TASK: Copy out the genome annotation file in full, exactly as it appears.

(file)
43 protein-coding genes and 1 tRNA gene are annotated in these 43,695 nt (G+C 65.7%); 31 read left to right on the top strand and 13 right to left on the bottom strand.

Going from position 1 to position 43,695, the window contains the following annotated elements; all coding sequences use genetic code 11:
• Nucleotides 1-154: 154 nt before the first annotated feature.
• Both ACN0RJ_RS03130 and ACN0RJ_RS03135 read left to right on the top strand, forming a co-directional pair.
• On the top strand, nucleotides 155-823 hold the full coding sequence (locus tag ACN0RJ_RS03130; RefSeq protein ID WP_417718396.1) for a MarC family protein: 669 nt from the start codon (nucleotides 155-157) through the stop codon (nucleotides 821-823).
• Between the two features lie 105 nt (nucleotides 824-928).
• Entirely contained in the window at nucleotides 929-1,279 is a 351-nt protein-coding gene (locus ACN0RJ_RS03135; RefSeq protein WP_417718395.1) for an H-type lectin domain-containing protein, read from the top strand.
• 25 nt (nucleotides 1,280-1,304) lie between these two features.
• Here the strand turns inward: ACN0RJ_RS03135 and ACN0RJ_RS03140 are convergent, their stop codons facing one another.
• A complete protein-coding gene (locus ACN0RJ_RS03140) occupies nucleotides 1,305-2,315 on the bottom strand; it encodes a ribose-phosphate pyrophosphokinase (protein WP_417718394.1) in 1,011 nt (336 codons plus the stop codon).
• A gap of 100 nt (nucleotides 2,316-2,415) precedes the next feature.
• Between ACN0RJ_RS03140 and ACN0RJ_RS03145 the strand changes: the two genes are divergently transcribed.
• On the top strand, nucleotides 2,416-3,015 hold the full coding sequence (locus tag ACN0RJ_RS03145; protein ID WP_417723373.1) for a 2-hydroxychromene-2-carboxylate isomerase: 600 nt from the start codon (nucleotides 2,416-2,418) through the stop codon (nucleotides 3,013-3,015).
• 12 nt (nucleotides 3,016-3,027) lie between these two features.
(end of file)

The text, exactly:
43 protein-coding genes and 1 tRNA gene are annotated in these 43,695 nt (G+C 65.7%); 31 read left to right on the top strand and 13 right to left on the bottom strand.

Going from position 1 to position 43,695, the window contains the following annotated elements; all coding sequences use genetic code 11:
• Nucleotides 1-154: 154 nt before the first annotated feature.
• Both ACN0RJ_RS03130 and ACN0RJ_RS03135 read left to right on the top strand, forming a co-directional pair.
• On the top strand, nucleotides 155-823 hold the full coding sequence (locus tag ACN0RJ_RS03130; RefSeq protein ID WP_417718396.1) for a MarC family protein: 669 nt from the start codon (nucleotides 155-157) through the stop codon (nucleotides 821-823).
• Between the two features lie 105 nt (nucleotides 824-928).
• Entirely contained in the window at nucleotides 929-1,279 is a 351-nt protein-coding gene (locus ACN0RJ_RS03135; RefSeq protein WP_417718395.1) for an H-type lectin domain-containing protein, read from the top strand.
• 25 nt (nucleotides 1,280-1,304) lie between these two features.
• Here the strand turns inward: ACN0RJ_RS03135 and ACN0RJ_RS03140 are convergent, their stop codons facing one another.
• A complete protein-coding gene (locus ACN0RJ_RS03140) occupies nucleotides 1,305-2,315 on the bottom strand; it encodes a ribose-phosphate pyrophosphokinase (protein WP_417718394.1) in 1,011 nt (336 codons plus the stop codon).
• A gap of 100 nt (nucleotides 2,316-2,415) precedes the next feature.
• Between ACN0RJ_RS03140 and ACN0RJ_RS03145 the strand changes: the two genes are divergently transcribed.
• On the top strand, nucleotides 2,416-3,015 hold the full coding sequence (locus tag ACN0RJ_RS03145; protein ID WP_417723373.1) for a 2-hydroxychromene-2-carboxylate isomerase: 600 nt from the start codon (nucleotides 2,416-2,418) through the stop codon (nucleotides 3,013-3,015).
• 12 nt (nucleotides 3,016-3,027) lie between these two features.